Ukraine has high hopes for French EU presidency
"We look forward to the EU flashing the green light for us..." - Tymoshenko
Expectations are high in Kyiv that an EU-Ukraine summit in September in France will result in stronger ties between the two sides and boost progress in negotiations on a new bilateral agreement, according to EU Observer.
"We expect certain serious steps to be taken along the lines of preparing the new enhanced agreement and the free trade agreement [between Ukraine and the EU]," Ukrainian Prime Minister Yulia Tymoshenko told a group of journalists in Kyiv.
"We look forward to the EU flashing the green light for us that would help us on our way forward," she added.
Ukraine`s relations with the EU are currently regulated by a Partnership and Cooperation Agreement (PCA) in force since 1998, a set-up that Kyiv considers politically insufficient.
Negotiations to replace the PCA started in March 2007 and Ukraine wants it to contain a clear reference to eventual EU membership, and avoid the vague political formulations that have characterised Brussels statements about the large eastern European country to date.
The new bilateral agreement is also to include a free trade agreement on which negotiations were launched in February.
Oleksandr Chalyi, a senior foreign-policy adviser to Ukrainian president Viktor Yushchenko, suggested that after overcoming a "very deep political and social crisis" by signing the Lisbon treaty, the EU would now be "more capable of developing a consensus on Ukraine`s European perspectives."
"We want the legal substance of our partnership transformed to association," instead of a simple "closer cooperation," he said.
According to government estimates, a clear majority of Ukrainians – around 65 to 70 percent – back the idea of seeing their country becoming a future EU member.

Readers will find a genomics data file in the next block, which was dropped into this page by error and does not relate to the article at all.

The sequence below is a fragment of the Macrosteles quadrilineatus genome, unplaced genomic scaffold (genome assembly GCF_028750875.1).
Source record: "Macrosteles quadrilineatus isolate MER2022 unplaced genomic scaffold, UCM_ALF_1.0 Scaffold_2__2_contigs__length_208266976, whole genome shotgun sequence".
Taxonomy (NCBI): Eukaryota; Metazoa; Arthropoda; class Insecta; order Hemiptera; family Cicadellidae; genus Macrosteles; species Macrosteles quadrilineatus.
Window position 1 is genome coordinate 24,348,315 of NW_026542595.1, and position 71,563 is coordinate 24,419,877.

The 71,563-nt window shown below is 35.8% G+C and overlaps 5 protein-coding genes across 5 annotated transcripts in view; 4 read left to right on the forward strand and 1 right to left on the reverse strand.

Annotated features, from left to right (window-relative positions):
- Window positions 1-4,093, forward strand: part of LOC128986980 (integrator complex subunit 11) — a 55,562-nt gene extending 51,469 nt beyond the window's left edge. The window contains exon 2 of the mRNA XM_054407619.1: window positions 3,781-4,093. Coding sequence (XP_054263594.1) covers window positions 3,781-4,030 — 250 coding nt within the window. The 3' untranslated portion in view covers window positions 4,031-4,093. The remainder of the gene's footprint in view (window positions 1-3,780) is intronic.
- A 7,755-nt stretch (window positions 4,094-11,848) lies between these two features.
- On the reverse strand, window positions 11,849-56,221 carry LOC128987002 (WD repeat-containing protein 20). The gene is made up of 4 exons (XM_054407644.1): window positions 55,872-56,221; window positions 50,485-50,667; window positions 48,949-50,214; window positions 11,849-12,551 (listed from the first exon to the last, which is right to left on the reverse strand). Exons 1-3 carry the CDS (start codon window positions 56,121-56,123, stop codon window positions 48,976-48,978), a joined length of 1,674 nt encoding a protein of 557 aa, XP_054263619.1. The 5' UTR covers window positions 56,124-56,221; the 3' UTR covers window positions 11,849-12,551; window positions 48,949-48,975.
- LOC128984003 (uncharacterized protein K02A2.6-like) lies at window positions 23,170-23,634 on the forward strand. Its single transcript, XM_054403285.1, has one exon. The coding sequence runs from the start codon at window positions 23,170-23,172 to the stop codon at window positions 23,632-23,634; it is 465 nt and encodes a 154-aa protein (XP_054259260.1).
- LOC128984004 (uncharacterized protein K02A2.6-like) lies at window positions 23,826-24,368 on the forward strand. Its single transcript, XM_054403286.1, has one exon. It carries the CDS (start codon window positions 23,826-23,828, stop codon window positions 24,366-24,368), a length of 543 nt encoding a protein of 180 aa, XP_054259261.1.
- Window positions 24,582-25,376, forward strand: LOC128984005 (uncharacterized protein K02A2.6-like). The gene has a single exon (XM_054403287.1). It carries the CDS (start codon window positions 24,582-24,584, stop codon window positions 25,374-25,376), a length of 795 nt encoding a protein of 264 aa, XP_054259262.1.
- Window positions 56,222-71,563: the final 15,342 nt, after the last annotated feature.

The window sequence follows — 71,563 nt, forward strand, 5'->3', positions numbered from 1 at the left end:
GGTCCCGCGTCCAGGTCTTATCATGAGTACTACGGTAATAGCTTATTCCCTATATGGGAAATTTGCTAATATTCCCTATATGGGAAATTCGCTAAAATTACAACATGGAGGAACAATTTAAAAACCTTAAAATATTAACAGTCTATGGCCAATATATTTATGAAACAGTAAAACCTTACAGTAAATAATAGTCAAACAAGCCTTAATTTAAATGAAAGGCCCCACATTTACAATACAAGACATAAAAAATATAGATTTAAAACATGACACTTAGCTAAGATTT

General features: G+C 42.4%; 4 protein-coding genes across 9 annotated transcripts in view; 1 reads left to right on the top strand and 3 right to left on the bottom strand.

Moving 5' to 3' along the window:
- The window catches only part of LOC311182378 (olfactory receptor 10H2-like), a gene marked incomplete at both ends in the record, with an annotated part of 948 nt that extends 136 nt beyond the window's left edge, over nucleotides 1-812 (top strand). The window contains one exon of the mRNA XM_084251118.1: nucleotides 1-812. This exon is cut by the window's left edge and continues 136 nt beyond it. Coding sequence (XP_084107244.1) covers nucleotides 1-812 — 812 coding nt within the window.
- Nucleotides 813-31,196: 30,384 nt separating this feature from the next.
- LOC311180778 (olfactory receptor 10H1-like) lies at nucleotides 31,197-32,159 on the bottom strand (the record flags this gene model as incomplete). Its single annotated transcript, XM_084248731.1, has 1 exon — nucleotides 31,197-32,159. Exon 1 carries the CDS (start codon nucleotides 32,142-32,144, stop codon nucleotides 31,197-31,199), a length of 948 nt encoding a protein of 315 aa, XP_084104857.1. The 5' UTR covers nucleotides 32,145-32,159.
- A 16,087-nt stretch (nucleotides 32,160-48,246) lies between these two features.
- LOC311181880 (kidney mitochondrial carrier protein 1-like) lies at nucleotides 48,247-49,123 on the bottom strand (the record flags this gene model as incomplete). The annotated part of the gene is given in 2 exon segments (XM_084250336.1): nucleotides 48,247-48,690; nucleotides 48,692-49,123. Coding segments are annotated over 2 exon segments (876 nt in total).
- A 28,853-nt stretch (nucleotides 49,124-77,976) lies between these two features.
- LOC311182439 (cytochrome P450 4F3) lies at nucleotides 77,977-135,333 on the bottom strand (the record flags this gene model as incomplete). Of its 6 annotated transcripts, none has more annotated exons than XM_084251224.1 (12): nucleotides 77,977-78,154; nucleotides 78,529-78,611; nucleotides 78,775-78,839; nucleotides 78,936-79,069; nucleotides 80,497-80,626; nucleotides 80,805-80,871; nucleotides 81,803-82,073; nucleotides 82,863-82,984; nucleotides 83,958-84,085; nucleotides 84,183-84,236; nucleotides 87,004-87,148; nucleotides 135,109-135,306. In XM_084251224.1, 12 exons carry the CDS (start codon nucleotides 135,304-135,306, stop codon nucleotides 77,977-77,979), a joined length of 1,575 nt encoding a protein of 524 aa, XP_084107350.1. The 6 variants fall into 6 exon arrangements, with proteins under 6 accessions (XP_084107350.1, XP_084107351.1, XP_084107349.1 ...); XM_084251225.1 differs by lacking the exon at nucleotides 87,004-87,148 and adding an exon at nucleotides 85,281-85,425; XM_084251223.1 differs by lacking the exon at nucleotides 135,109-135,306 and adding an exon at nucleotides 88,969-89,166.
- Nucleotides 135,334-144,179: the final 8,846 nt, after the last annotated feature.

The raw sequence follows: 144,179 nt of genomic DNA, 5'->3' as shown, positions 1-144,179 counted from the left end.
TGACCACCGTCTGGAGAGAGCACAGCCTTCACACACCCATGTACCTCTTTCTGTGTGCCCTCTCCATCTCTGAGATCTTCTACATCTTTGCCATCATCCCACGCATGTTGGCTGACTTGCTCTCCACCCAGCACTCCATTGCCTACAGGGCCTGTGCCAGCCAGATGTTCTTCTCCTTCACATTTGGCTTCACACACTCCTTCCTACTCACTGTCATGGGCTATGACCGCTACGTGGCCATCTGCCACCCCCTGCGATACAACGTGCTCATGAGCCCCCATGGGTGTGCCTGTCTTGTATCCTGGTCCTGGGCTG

The EU, however, has not shown much enthusiasm for this and still prefers to talk about "a much closer and enhanced partnership."
Ian Boag, head of the European Commission`s delegation to Ukraine, stressed that the deal that will be eventually reached should not be seen as "a stepping stone for membership of the EU."
But in a bid to reassure the Ukrainian side he added that "nothing excludes [such an option]."
High hopes for the French EU presidency
In this context, a high-level EU-Ukraine meeting planned to take place on 9 September in France and under French EU presidency, is expected to bring a breakthrough in the stagnating bilateral relations.
Paris recently floated a proposal for an "Association Agreement" with the former Soviet country – which stops short of any EU accession commitments but provides for visibly stronger ties.
Kyiv welcomed the fact that "such country as France recently put new ideas to bring Ukraine closer to the EU."
"Now we are working on the basis of the French proposals and… hope this event [the EU-Ukraine summit] will produce some results," said deputy foreign minister Kostiantyn Yelisieiev in charge of negotiating the new agreement.
He stressed the importance of the French idea, considering that "France was one of the countries ‘a little bit cold` [towards Ukraine`s EU perspectives]."
According to Mr Yelisieiev, the September summit will be "the real test [for EU-Ukraine relations] and will show the real intentions of the French leadership" regarding Ukraine.
Problems still to be tackled
Along with the lack of political consensus among EU states on the 46-million strong country`s EU future, Ukraine still has its own internal issues to tackle before such a possibility could be realistically discussed.
Political in-fighting blocking much needed changes has on several occasions prompted the EU to call for more political stability in Ukraine, while Kyiv still has to tackle its inefficient administration, high levels of corruption, as well as judicial and economic reforms.
Ukrainian politicians concede there are problems.
"We have got to get rid of corruption and other negative consequences of our socialist past… We should achieve European standards as soon as possible," foreign minister Volodymyr Ogryzko told journalists in the margins of Europe`s day celebrations in Kyiv on Sunday (11 May).
But he added: "I do hope that we will have a very concrete signal from the EU that Ukraine will in the nearest future be in the EU."